The possible relation of riboflavin deficiency to certain manifestations of human pellagra has been of interest to investigators of various deficiency diseases for a number of years. During 1935 and 1936 at least four groups of observers1 treated small groups of pellagrins with relatively minute doses of riboflavin with no evidence of curative effect. Our own experience with four patients treated with 3 mg. of lactoflavin a day for five days was entirely negative. Sebrell, Hunt and Onstott2 obser.ved no improvement in dogs with experimental blacktongue given relatively large doses of riboflavin by mouth. Nevertheless the close similarity of the mode of death of dogs with experimental riboflavin deficiency with that in fatal human pellagra and the constant finding of extreme fatty degeneration of the liver in the two conditions seemed to point to some significant relation.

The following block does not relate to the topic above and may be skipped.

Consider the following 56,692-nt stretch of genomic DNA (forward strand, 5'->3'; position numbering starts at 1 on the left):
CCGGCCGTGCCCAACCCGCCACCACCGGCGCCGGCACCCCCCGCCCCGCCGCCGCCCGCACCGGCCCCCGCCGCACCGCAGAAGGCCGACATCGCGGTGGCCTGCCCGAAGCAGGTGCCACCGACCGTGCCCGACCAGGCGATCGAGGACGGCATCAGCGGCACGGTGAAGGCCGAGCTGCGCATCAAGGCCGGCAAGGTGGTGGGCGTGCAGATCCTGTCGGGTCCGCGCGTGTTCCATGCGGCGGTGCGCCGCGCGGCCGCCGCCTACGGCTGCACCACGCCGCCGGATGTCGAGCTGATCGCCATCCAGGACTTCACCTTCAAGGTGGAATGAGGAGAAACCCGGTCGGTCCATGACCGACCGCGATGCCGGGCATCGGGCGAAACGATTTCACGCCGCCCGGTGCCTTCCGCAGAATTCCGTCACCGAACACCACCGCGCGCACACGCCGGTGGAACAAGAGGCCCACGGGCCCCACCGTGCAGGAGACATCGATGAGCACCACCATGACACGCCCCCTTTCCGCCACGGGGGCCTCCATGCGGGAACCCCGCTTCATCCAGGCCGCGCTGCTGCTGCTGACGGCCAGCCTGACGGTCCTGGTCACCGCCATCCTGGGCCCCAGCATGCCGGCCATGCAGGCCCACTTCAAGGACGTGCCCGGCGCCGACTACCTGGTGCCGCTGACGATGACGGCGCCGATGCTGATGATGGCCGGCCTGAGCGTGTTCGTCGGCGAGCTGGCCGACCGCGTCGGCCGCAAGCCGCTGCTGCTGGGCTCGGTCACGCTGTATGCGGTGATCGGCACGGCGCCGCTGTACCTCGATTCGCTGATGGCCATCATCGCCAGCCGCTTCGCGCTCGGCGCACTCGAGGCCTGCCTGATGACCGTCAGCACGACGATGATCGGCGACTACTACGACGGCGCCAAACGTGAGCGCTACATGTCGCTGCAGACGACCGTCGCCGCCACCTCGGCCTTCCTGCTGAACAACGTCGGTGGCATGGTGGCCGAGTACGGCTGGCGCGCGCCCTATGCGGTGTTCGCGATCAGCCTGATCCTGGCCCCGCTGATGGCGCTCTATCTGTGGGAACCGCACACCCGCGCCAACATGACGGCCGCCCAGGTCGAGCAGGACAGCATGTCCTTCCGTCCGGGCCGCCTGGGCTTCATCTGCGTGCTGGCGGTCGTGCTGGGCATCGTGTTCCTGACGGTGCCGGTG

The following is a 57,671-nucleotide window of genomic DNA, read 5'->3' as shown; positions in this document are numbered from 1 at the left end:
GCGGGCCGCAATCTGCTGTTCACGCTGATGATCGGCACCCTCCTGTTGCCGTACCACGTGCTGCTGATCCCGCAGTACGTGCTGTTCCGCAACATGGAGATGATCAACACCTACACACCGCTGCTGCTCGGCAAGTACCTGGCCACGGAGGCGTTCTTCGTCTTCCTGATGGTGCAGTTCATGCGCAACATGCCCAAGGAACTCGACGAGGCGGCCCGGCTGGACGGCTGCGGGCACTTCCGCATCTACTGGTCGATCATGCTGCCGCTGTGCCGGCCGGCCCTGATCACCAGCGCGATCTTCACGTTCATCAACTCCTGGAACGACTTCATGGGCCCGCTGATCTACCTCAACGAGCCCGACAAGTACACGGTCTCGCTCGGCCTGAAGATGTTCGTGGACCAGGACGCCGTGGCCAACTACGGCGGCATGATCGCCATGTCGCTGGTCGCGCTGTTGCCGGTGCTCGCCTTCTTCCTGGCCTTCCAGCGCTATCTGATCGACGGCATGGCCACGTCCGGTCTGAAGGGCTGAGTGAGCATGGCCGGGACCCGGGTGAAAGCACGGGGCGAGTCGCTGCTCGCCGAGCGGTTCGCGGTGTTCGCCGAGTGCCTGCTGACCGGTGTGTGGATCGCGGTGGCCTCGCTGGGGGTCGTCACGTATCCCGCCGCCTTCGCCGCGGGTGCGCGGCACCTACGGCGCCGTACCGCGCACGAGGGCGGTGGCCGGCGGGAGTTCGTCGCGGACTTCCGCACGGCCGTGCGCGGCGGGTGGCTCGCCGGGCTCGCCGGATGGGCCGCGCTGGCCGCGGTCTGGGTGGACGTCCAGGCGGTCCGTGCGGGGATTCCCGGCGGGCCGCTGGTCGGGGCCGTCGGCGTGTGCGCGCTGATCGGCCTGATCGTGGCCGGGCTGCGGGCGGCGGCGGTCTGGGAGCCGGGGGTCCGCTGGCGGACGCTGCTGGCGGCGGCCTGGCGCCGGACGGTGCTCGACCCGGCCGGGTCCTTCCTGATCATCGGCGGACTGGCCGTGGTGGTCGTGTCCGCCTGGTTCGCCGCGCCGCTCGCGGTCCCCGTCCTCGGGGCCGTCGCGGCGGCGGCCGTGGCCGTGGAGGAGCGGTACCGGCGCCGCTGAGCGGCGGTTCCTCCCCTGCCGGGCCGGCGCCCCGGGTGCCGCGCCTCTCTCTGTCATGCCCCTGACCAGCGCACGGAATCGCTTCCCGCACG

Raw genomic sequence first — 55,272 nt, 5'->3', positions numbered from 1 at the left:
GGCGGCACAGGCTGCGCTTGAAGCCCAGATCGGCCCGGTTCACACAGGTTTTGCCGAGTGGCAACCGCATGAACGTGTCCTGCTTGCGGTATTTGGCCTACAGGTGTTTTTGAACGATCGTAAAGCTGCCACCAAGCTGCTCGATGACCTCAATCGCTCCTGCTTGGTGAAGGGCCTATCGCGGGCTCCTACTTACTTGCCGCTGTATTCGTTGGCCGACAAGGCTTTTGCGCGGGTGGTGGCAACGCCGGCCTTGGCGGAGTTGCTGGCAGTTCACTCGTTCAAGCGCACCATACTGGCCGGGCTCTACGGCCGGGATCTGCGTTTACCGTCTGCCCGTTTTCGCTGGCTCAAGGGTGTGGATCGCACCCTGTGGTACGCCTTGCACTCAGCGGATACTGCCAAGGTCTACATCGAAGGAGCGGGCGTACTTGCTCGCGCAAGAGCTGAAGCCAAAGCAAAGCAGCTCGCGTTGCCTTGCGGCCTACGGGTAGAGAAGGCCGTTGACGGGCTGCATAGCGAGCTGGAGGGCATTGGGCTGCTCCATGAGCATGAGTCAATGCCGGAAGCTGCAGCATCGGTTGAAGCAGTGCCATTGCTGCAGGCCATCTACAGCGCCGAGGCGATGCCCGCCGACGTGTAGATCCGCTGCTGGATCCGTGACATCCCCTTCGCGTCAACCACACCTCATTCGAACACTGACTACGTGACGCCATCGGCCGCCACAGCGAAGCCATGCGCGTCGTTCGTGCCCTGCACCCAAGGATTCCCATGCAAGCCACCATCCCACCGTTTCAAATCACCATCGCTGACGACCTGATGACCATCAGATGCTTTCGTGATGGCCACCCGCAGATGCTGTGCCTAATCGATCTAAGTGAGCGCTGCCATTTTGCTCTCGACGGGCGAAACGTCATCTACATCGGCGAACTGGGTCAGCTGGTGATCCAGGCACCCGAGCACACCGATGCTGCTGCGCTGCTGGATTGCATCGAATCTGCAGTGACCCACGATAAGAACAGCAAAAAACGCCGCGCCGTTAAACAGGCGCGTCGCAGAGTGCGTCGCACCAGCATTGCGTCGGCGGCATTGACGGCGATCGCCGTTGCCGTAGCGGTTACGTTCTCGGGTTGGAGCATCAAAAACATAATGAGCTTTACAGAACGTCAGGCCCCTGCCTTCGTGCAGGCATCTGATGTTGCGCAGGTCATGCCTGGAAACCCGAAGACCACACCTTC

No clinical sign of human riboflavin deficiency had been recognized until
SYDENSTRICKER VP, GEESLIN LE, TEMPLETON CM, WEAVER JW. RIBOFLAVIN DEFICIENCY IN HUMAN SUBJECTS. JAMA. 1939;113(19):1697–1700. doi:10.1001/jama.1939.02800440001001
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